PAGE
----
In 2013, SAP CEO Bill McDermott (he was co-CEO at the time) flew to Germany and called an all-hands meeting to let his 83,000-member team know that he had made a terrible mistake. SAP had failed to pay bonuses at the level expected by employees and he took it personally. “It’s unacceptable and I’m not going to let it stand.” He didn’t just apologize and promise to prevent it from happening again. He fixed it. He pledged to pay the expected bonuses (which totaled close to $75 million) and take the hit on Wall Street for taking the money out of their corporate profits.
When McDermott talks about his team, he uses the word “family.” McDermott links his purpose as a leader to his empathy for the struggle that so many working people face just to survive. He grew up watching his father work three jobs while caring for his sick brother. He understands what it takes to support a family, be it his own family or his extended 83,000-member family at SAP.
“I’ve lived at different pay grades and I know the more modest your pay grade is, the more you count on that bonus and the more you need that bonus. You plan around that bonus. That bonus pays off cars, it pays off education, it puts presents under trees.”
At 24, McDermott was given the unusual opportunity: managing an 18-member sales team for Xerox. It was the job that established him as a high-potential talent, in large part because of the remarkable performance of his team, which he says he led like their father, despite his age.
“It wasn’t only important to celebrate what the team had to accomplish as a family group, but it was also important to accomplish what you needed as an individual.” On a big board in their office, he had each team member share why they wanted to hit their sales goals and earn their commission. They wrote down goals like “I want to get a new car,” “I want to pay off my student loan,” or “I’m really interested in finally having an apartment in Manhattan.” It made the goal real for them and also created empathy between the salespeople.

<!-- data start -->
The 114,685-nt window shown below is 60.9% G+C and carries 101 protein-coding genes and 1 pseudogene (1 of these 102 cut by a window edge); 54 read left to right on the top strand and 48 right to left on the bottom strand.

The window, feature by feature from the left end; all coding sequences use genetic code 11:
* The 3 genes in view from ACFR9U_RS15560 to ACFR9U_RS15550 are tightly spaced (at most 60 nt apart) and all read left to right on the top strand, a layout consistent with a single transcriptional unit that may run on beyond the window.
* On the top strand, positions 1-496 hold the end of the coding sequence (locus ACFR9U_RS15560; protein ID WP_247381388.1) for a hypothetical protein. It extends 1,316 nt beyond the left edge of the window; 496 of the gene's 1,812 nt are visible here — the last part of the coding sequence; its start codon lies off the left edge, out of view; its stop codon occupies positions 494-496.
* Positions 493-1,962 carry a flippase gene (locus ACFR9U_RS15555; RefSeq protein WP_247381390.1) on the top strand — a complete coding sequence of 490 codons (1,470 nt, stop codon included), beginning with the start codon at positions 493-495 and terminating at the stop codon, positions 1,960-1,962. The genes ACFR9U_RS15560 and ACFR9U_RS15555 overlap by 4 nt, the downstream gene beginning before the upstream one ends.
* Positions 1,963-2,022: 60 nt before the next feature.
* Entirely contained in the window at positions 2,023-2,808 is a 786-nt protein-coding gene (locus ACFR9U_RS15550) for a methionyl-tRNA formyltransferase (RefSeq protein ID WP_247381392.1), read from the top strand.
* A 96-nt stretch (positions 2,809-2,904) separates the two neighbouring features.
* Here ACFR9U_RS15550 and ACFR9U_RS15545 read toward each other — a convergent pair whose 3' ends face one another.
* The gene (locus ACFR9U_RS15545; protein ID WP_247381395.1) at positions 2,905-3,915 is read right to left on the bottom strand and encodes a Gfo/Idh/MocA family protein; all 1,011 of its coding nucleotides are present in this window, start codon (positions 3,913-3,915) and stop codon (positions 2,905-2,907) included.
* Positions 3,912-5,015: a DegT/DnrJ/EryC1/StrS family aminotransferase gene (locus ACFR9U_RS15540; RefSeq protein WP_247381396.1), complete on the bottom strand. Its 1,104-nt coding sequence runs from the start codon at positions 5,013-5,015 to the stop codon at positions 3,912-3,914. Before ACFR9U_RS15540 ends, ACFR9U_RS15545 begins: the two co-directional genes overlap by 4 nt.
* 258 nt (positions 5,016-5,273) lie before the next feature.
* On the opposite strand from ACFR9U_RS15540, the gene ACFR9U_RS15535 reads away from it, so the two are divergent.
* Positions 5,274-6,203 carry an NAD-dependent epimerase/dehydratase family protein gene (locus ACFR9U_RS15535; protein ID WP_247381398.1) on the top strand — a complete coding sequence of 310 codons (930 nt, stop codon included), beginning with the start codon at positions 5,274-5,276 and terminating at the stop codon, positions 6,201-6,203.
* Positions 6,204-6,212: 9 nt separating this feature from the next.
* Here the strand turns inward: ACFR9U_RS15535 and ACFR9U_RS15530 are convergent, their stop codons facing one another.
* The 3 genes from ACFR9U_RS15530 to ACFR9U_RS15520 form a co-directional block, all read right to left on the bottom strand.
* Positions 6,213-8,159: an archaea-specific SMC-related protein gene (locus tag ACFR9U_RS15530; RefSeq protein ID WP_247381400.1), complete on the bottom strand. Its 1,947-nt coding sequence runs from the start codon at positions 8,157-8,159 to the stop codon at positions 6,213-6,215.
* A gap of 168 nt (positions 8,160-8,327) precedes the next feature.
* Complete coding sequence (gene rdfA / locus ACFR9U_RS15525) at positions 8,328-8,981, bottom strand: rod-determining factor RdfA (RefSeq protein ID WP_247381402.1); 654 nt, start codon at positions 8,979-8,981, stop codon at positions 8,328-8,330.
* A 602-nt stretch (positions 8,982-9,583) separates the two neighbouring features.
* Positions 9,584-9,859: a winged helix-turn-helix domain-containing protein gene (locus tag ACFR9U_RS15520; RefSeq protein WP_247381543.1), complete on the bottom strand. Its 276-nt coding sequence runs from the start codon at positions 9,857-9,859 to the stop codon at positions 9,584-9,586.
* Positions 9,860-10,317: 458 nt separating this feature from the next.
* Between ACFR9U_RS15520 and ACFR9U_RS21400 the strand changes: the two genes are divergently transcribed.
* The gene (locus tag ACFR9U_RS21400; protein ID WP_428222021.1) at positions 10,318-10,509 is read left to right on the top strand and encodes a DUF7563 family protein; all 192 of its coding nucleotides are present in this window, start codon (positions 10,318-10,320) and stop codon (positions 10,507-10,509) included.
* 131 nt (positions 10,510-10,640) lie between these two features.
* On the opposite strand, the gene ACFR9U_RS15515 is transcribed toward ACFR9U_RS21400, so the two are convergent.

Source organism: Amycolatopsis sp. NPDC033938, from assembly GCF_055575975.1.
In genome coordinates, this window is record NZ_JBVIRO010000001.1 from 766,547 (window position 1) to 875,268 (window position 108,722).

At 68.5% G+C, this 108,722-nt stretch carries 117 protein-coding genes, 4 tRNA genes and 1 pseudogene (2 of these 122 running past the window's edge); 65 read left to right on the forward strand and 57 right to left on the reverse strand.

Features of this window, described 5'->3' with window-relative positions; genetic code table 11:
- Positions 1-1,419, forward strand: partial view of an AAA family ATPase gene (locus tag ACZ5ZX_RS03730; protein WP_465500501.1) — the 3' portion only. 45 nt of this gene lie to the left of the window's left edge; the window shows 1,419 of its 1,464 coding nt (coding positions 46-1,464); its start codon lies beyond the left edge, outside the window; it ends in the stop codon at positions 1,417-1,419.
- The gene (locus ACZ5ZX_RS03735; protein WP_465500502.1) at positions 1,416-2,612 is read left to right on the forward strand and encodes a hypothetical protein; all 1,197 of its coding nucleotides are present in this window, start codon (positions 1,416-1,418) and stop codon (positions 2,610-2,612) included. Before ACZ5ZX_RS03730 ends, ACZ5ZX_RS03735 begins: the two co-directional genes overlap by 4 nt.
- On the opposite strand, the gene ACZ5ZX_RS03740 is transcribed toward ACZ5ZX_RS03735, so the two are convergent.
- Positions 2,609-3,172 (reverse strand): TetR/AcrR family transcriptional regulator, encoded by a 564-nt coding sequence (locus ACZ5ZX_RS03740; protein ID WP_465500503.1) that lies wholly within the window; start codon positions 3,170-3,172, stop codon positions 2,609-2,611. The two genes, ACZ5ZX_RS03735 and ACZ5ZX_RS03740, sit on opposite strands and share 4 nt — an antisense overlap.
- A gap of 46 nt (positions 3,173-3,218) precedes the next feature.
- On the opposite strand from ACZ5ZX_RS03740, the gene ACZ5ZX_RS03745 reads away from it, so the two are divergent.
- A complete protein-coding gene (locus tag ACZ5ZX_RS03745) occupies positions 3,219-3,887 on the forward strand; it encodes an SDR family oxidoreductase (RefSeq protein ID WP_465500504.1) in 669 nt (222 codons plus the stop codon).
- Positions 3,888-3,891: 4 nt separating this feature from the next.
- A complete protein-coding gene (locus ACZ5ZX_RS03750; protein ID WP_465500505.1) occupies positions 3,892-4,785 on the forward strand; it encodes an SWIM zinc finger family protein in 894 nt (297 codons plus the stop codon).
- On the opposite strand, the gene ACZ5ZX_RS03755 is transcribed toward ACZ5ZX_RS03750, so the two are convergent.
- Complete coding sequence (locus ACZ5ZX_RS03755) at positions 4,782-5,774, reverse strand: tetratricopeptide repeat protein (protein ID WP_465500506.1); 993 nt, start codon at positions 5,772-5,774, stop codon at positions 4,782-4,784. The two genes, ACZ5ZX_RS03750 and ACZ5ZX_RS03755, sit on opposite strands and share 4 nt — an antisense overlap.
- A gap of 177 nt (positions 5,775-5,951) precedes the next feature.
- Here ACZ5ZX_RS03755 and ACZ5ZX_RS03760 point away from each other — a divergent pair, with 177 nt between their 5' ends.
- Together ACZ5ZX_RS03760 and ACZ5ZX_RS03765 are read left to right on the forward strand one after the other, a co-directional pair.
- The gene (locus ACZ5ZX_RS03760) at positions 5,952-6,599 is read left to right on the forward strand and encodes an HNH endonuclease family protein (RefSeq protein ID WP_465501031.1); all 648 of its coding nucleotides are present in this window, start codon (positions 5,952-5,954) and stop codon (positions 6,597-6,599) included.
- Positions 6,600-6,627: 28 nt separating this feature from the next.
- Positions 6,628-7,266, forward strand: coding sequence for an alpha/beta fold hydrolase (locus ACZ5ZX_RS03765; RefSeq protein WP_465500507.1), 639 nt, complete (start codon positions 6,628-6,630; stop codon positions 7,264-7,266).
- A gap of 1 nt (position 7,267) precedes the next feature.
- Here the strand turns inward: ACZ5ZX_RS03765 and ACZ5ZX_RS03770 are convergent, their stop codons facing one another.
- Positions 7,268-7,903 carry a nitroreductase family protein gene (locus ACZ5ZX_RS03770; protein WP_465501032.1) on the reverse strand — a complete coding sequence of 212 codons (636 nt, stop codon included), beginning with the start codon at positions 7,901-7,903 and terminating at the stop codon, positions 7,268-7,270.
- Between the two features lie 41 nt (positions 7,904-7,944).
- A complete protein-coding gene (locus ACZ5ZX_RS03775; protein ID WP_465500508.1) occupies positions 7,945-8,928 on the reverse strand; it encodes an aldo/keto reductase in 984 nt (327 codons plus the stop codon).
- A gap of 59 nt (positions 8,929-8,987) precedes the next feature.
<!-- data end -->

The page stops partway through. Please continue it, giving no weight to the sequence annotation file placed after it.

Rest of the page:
That empathy enabled him to transform his group of salespeople into a team and a family. He had what he calls a “formula” that had each team member dedicate 80% of their time to achieving their personal goals but leave 20% of their time to help people on the team who were falling behind.
When someone fell behind, “all 18 of us went into that territory and helped them out.” Knowing the implications of failure for a team member, written up on the board, inspired them to ensure that they succeeded. “We don’t leave anybody behind on this team.”
Rather than use competition to drive results, which is the norm in sales, McDermott used empathy. “If we could just finally put all this collective passion together for the common good, not just the team but everybody on the team, we would be the best. It turns out, it worked every time.”
McDermott’s management philosophy is rooted in the idea that “none of us are as smart as all of us” and that everyone brings something they are “magical at” that combines to create an unstoppable force for good. “To think that I have a corner on the best ideas is ridiculous.”